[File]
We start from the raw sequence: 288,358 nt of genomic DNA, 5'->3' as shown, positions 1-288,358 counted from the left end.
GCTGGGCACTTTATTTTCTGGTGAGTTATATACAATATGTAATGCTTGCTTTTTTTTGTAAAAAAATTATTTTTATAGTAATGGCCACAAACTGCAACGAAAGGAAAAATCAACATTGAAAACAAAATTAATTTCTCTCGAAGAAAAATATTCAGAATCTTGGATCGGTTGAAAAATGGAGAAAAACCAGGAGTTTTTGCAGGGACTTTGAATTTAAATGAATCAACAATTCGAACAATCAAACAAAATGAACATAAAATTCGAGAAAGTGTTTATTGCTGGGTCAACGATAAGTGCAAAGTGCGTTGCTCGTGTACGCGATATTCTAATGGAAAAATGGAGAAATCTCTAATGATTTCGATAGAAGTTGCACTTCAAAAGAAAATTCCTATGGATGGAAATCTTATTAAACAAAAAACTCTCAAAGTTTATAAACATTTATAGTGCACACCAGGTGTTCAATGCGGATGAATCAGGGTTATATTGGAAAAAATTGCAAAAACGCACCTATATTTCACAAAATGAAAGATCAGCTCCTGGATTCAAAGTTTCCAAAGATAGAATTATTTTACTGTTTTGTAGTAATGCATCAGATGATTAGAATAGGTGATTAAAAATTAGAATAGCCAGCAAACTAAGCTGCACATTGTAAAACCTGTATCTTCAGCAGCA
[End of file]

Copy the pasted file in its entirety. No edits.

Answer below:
We start from the raw sequence: 288,358 nt of genomic DNA, 5'->3' as shown, positions 1-288,358 counted from the left end.
GCTGGGCACTTTATTTTCTGGTGAGTTATATACAATATGTAATGCTTGCTTTTTTTTGTAAAAAAATTATTTTTATAGTAATGGCCACAAACTGCAACGAAAGGAAAAATCAACATTGAAAACAAAATTAATTTCTCTCGAAGAAAAATATTCAGAATCTTGGATCGGTTGAAAAATGGAGAAAAACCAGGAGTTTTTGCAGGGACTTTGAATTTAAATGAATCAACAATTCGAACAATCAAACAAAATGAACATAAAATTCGAGAAAGTGTTTATTGCTGGGTCAACGATAAGTGCAAAGTGCGTTGCTCGTGTACGCGATATTCTAATGGAAAAATGGAGAAATCTCTAATGATTTCGATAGAAGTTGCACTTCAAAAGAAAATTCCTATGGATGGAAATCTTATTAAACAAAAAACTCTCAAAGTTTATAAACATTTATAGTGCACACCAGGTGTTCAATGCGGATGAATCAGGGTTATATTGGAAAAAATTGCAAAAACGCACCTATATTTCACAAAATGAAAGATCAGCTCCTGGATTCAAAGTTTCCAAAGATAGAATTATTTTACTGTTTTGTAGTAATGCATCAGATGATTAGAATAGGTGATTAAAAATTAGAATAGCCAGCAAACTAAGCTGCACATTGTAAAACCTGTATCTTCAGCAGCA